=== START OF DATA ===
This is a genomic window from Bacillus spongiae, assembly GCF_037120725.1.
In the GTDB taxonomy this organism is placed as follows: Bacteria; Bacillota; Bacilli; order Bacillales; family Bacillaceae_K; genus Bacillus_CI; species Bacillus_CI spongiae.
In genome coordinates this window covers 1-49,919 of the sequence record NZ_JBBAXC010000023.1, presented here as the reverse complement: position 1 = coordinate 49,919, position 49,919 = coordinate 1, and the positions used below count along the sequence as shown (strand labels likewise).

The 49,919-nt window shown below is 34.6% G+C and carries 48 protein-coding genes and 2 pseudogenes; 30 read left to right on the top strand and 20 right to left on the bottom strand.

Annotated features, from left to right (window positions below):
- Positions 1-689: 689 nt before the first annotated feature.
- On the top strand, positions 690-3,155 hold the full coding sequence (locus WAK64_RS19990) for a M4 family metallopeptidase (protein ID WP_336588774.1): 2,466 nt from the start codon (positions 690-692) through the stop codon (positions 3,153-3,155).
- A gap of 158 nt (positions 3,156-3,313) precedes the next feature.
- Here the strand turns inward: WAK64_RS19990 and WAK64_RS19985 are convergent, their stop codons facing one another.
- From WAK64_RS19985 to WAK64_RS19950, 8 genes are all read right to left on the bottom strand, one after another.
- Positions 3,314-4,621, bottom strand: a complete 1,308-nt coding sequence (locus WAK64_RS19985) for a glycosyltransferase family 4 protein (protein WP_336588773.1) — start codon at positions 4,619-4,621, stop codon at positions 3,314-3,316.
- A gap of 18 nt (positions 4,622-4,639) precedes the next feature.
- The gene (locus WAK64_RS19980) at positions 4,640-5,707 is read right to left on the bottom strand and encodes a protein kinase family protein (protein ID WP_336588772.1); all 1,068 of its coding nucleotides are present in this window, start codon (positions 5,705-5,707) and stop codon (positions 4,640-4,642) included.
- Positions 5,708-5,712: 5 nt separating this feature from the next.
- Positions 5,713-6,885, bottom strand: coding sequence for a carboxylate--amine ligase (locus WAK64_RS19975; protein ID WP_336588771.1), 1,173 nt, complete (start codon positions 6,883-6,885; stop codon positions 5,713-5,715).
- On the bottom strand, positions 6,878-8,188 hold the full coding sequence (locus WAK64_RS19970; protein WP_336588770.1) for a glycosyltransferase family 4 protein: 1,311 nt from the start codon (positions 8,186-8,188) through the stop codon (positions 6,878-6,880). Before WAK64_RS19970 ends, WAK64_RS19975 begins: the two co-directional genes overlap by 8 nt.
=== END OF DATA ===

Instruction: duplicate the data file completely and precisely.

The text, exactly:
This is a genomic window from Bacillus spongiae, assembly GCF_037120725.1.
In the GTDB taxonomy this organism is placed as follows: Bacteria; Bacillota; Bacilli; order Bacillales; family Bacillaceae_K; genus Bacillus_CI; species Bacillus_CI spongiae.
In genome coordinates this window covers 1-49,919 of the sequence record NZ_JBBAXC010000023.1, presented here as the reverse complement: position 1 = coordinate 49,919, position 49,919 = coordinate 1, and the positions used below count along the sequence as shown (strand labels likewise).

The 49,919-nt window shown below is 34.6% G+C and carries 48 protein-coding genes and 2 pseudogenes; 30 read left to right on the top strand and 20 right to left on the bottom strand.

Annotated features, from left to right (window positions below):
- Positions 1-689: 689 nt before the first annotated feature.
- On the top strand, positions 690-3,155 hold the full coding sequence (locus WAK64_RS19990) for a M4 family metallopeptidase (protein ID WP_336588774.1): 2,466 nt from the start codon (positions 690-692) through the stop codon (positions 3,153-3,155).
- A gap of 158 nt (positions 3,156-3,313) precedes the next feature.
- Here the strand turns inward: WAK64_RS19990 and WAK64_RS19985 are convergent, their stop codons facing one another.
- From WAK64_RS19985 to WAK64_RS19950, 8 genes are all read right to left on the bottom strand, one after another.
- Positions 3,314-4,621, bottom strand: a complete 1,308-nt coding sequence (locus WAK64_RS19985) for a glycosyltransferase family 4 protein (protein WP_336588773.1) — start codon at positions 4,619-4,621, stop codon at positions 3,314-3,316.
- A gap of 18 nt (positions 4,622-4,639) precedes the next feature.
- The gene (locus WAK64_RS19980) at positions 4,640-5,707 is read right to left on the bottom strand and encodes a protein kinase family protein (protein ID WP_336588772.1); all 1,068 of its coding nucleotides are present in this window, start codon (positions 5,705-5,707) and stop codon (positions 4,640-4,642) included.
- Positions 5,708-5,712: 5 nt separating this feature from the next.
- Positions 5,713-6,885, bottom strand: coding sequence for a carboxylate--amine ligase (locus WAK64_RS19975; protein ID WP_336588771.1), 1,173 nt, complete (start codon positions 6,883-6,885; stop codon positions 5,713-5,715).
- On the bottom strand, positions 6,878-8,188 hold the full coding sequence (locus WAK64_RS19970; protein WP_336588770.1) for a glycosyltransferase family 4 protein: 1,311 nt from the start codon (positions 8,186-8,188) through the stop codon (positions 6,878-6,880). Before WAK64_RS19970 ends, WAK64_RS19975 begins: the two co-directional genes overlap by 8 nt.